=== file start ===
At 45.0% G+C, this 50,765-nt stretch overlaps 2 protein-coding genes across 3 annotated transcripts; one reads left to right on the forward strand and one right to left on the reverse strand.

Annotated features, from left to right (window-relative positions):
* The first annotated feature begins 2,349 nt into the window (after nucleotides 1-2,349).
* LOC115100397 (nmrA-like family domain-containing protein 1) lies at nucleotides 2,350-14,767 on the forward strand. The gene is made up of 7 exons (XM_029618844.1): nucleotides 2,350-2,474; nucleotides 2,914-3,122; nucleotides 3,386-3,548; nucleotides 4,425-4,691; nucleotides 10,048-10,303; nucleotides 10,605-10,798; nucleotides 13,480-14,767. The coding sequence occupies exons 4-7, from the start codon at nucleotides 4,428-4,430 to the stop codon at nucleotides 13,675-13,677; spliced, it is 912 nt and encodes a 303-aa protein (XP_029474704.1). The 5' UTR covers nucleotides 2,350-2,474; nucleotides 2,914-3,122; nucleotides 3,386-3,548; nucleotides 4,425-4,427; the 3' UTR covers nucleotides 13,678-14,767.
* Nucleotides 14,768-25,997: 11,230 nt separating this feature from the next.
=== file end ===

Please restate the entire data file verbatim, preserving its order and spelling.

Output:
At 45.0% G+C, this 50,765-nt stretch overlaps 2 protein-coding genes across 3 annotated transcripts; one reads left to right on the forward strand and one right to left on the reverse strand.

Annotated features, from left to right (window-relative positions):
* The first annotated feature begins 2,349 nt into the window (after nucleotides 1-2,349).
* LOC115100397 (nmrA-like family domain-containing protein 1) lies at nucleotides 2,350-14,767 on the forward strand. The gene is made up of 7 exons (XM_029618844.1): nucleotides 2,350-2,474; nucleotides 2,914-3,122; nucleotides 3,386-3,548; nucleotides 4,425-4,691; nucleotides 10,048-10,303; nucleotides 10,605-10,798; nucleotides 13,480-14,767. The coding sequence occupies exons 4-7, from the start codon at nucleotides 4,428-4,430 to the stop codon at nucleotides 13,675-13,677; spliced, it is 912 nt and encodes a 303-aa protein (XP_029474704.1). The 5' UTR covers nucleotides 2,350-2,474; nucleotides 2,914-3,122; nucleotides 3,386-3,548; nucleotides 4,425-4,427; the 3' UTR covers nucleotides 13,678-14,767.
* Nucleotides 14,768-25,997: 11,230 nt separating this feature from the next.